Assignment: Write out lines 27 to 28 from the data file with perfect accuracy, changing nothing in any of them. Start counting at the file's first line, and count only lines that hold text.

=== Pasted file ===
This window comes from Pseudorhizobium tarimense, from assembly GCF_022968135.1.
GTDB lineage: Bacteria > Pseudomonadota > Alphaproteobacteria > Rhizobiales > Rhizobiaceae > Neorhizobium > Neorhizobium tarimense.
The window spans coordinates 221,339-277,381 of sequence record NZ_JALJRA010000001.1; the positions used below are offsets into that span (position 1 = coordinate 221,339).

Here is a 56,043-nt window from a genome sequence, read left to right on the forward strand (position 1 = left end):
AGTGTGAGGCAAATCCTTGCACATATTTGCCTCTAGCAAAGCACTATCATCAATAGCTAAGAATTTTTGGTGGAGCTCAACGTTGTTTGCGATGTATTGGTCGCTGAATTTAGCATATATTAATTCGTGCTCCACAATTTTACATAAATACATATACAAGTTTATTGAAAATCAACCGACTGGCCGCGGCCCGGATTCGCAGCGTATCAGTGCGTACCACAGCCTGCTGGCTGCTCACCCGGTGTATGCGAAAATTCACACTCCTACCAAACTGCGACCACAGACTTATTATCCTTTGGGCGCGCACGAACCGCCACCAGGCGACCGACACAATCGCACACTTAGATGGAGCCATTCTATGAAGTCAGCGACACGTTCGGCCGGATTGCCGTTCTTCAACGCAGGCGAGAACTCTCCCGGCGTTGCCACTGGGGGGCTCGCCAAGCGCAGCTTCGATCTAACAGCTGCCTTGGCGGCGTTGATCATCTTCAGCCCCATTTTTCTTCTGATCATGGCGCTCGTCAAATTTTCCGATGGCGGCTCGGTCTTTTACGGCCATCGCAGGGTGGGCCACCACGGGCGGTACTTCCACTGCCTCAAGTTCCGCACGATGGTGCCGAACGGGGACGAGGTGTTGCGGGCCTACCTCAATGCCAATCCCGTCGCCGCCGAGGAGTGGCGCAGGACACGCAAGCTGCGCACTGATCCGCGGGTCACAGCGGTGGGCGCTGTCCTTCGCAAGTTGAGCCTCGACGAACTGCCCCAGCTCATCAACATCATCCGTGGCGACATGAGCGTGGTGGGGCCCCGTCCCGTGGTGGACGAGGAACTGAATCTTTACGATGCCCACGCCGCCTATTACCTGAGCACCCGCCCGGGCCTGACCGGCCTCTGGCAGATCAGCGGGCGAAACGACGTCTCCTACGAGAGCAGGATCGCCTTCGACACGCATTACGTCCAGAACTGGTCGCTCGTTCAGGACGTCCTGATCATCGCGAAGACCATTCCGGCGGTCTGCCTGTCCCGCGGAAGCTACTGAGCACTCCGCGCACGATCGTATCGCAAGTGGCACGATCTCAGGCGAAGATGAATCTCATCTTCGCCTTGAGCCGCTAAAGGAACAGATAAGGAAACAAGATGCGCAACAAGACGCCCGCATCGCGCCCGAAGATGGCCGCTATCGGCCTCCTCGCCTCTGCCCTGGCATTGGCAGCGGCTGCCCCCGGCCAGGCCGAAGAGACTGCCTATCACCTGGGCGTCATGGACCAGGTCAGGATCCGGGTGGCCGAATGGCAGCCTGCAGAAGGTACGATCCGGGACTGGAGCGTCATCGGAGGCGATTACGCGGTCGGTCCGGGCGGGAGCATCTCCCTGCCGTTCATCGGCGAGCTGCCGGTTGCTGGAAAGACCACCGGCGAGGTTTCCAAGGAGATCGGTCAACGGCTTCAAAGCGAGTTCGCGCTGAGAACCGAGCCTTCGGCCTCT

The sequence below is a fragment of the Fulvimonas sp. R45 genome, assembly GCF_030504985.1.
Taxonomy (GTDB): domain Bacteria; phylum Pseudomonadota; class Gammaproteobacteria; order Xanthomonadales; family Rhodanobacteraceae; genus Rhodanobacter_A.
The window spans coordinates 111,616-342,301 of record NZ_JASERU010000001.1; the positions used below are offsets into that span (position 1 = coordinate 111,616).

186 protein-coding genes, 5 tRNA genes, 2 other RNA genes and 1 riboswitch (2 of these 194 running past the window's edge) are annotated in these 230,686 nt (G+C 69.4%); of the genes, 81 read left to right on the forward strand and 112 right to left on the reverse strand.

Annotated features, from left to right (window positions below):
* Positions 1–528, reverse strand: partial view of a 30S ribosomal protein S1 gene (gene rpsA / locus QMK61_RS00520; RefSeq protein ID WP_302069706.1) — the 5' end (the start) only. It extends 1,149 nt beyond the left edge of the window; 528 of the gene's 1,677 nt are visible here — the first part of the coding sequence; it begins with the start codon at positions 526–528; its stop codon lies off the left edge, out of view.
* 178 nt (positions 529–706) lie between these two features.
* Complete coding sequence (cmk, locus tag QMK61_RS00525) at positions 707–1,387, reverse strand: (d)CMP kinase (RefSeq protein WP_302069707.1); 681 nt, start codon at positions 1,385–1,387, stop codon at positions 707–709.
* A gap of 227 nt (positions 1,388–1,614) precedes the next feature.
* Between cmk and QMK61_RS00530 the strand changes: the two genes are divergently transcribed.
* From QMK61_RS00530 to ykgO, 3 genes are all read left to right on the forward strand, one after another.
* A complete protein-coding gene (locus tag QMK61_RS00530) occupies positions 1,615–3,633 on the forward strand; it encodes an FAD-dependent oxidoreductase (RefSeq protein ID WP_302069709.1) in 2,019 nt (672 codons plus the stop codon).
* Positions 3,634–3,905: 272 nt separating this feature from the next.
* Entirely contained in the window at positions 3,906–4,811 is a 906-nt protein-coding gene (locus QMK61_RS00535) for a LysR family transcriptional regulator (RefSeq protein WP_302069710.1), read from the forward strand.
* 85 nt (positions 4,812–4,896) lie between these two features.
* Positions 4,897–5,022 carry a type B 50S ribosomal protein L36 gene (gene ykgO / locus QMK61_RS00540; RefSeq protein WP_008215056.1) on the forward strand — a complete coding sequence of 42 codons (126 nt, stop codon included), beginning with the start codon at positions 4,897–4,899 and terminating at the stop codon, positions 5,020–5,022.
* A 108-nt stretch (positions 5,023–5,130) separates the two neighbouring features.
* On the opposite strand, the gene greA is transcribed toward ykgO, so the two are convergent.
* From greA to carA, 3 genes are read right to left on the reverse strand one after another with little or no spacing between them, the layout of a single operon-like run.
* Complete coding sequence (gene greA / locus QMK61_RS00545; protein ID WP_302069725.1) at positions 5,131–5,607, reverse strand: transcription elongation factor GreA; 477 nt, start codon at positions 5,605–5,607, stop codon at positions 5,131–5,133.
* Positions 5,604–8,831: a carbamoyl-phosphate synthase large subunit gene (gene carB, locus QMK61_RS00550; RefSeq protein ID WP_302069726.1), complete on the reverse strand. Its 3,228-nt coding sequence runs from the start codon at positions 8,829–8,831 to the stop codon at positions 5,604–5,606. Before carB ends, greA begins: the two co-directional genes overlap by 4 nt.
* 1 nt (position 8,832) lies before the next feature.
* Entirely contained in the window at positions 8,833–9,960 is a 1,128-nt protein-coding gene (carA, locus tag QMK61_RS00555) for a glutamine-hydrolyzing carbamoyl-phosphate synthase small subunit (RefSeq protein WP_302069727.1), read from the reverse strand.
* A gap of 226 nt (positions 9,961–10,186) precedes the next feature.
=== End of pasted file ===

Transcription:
* 1 nt (position 8,832) lies before the next feature.
* Entirely contained in the window at positions 8,833–9,960 is a 1,128-nt protein-coding gene (carA, locus tag QMK61_RS00555) for a glutamine-hydrolyzing carbamoyl-phosphate synthase small subunit (RefSeq protein WP_302069727.1), read from the reverse strand.